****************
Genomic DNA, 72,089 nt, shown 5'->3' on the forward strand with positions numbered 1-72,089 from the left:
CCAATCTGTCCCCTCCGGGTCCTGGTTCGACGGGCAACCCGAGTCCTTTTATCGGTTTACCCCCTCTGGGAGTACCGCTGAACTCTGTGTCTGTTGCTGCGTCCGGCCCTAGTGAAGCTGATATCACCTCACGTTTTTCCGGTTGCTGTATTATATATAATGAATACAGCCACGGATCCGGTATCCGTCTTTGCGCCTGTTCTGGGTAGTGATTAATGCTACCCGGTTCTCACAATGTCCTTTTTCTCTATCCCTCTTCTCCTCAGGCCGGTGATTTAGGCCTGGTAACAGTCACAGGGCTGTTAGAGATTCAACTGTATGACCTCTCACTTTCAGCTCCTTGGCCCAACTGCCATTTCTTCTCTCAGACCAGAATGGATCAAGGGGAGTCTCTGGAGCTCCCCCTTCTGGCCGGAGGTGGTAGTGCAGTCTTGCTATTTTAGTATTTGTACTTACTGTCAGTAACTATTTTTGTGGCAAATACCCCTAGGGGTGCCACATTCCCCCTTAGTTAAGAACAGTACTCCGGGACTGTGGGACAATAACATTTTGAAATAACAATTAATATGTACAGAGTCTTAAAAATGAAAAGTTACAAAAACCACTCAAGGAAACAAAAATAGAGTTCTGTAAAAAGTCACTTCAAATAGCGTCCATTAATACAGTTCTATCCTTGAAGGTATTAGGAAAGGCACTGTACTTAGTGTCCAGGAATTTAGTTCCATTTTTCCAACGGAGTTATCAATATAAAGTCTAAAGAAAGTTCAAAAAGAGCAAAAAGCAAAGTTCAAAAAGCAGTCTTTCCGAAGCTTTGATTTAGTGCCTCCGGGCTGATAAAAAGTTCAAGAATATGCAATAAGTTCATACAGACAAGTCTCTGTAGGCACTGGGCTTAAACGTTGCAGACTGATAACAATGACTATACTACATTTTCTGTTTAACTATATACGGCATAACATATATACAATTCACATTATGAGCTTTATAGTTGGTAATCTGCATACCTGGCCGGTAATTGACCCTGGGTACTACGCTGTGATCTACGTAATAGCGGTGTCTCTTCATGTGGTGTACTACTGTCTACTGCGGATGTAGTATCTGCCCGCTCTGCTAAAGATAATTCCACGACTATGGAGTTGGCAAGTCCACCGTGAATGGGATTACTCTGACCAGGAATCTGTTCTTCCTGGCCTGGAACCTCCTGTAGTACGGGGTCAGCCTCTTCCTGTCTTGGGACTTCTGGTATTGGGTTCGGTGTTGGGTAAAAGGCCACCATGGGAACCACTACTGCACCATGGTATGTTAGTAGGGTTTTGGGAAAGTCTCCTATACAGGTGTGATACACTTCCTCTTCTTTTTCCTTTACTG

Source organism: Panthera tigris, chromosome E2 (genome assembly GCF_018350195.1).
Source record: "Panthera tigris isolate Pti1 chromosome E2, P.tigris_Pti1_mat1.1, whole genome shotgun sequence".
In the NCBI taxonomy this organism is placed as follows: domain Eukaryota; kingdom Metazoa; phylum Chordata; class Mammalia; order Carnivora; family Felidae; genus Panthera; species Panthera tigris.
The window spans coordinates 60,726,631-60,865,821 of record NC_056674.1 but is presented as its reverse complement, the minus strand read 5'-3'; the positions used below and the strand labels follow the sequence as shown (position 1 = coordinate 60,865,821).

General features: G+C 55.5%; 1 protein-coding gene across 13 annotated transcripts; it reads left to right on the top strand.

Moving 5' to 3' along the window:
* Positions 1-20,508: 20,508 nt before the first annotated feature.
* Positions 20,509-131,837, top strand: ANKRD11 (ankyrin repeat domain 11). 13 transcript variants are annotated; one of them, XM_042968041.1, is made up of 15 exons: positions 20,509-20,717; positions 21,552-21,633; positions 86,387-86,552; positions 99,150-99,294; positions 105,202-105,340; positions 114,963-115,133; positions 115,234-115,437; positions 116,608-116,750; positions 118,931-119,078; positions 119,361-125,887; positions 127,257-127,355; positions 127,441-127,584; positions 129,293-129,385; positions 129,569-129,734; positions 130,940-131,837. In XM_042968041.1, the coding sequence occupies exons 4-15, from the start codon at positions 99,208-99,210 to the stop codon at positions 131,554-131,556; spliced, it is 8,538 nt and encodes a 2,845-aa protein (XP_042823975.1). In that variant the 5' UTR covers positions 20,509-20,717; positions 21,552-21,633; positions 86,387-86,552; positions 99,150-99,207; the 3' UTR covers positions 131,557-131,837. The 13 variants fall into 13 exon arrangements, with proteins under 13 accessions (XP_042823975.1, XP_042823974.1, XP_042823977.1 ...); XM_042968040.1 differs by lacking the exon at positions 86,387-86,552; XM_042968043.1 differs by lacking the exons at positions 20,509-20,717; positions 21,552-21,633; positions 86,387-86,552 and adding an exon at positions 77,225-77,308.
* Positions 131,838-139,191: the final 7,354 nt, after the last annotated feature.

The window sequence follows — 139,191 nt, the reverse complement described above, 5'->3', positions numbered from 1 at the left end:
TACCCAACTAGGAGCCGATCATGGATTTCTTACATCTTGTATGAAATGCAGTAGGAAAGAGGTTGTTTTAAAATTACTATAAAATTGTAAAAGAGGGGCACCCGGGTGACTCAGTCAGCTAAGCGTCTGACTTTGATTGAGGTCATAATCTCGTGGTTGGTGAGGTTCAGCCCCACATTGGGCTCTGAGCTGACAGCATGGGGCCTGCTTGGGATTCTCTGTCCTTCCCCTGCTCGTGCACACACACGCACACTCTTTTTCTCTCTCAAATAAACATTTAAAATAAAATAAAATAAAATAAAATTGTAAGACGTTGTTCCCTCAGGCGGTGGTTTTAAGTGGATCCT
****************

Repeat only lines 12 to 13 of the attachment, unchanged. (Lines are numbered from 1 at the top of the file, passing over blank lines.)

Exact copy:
The window sequence follows — 139,191 nt, the reverse complement described above, 5'->3', positions numbered from 1 at the left end:
TACCCAACTAGGAGCCGATCATGGATTTCTTACATCTTGTATGAAATGCAGTAGGAAAGAGGTTGTTTTAAAATTACTATAAAATTGTAAAAGAGGGGCACCCGGGTGACTCAGTCAGCTAAGCGTCTGACTTTGATTGAGGTCATAATCTCGTGGTTGGTGAGGTTCAGCCCCACATTGGGCTCTGAGCTGACAGCATGGGGCCTGCTTGGGATTCTCTGTCCTTCCCCTGCTCGTGCACACACACGCACACTCTTTTTCTCTCTCAAATAAACATTTAAAATAAAATAAAATAAAATAAAATTGTAAGACGTTGTTCCCTCAGGCGGTGGTTTTAAGTGGATCCT